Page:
Chris studied Sociology at the University of Cambridge, where he completed his PhD with a dissertation concerning the dynamics of the ‘global’ Salafi Islamic movement in Yogyakarta, Indonesia. Based on ethnographic research his dissertation argued that contemporary Salafi activism may rely on ‘global’ religious sources, but also cultivate a form of Islamic piety sensitive to, and entangled within, local ideas of Islamic praxis, modernity and national identity. The content of religious lectures, the increased use of religious commodities and social media tools, and creation of religious businesses by activists are all tailored to inform not just one’s religious disposition but influence the way one comes to think of oneself as part of a social class of modern ‘professional’ Muslims.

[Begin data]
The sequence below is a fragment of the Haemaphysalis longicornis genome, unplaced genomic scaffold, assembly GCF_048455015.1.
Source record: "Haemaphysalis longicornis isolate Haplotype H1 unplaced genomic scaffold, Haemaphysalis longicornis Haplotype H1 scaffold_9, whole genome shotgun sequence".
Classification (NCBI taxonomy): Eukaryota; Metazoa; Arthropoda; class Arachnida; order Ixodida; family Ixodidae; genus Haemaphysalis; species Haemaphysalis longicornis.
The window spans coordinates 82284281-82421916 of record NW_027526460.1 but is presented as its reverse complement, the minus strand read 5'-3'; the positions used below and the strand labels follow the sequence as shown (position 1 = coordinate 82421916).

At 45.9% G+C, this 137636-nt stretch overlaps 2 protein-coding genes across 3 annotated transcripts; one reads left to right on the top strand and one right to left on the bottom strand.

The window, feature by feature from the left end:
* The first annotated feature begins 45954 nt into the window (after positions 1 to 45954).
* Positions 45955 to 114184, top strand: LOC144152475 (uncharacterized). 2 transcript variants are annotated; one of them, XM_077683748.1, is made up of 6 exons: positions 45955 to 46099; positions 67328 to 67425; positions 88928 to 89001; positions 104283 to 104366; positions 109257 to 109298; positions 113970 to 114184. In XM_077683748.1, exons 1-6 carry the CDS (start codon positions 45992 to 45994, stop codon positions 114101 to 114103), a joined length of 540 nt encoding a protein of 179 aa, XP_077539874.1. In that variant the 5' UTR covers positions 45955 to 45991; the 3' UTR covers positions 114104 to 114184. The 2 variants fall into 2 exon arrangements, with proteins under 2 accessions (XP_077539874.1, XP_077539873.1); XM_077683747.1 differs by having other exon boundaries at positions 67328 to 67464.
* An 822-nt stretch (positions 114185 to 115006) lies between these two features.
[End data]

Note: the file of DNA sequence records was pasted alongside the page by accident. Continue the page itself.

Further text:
Aside from his focus on Islamic social movements, Chris has also worked with the Worldbank and several NGOs on issues of social development in Indonesia.
At the KITLV Chris is researching how conservative Islamic groups, who follow Salafi religious principles, engage with the Indonesian state and society in Makassar, South Sulawesi. By doing so he aims to better understand exactly how such groups come to recognise themselves as Indonesian citizens but also as members and/or representatives of a specific class. It is part of the research program ‘From Clients to Citizens? Emerging Citizenship in Democratizing Indonesia’.
‘Islamic Social Movement in post-Suharto Indonesia: Life Politics, Religious Authority and the Salafiyya’, in: Petru T. (ed.), Graffiti, Converts and Vigilantes: Islam Outside the Mainstream in Maritime Southeast Asia. Vienna: Caesar Press, 2015.
‘Imagining the Land of the Two Holy Mosques: The Social and Doctrinal Importance of Saudi Arabia in Indonesian Salafi Discourse’, The Austrian Journal of South-East Asian Studies 7-2, 2014.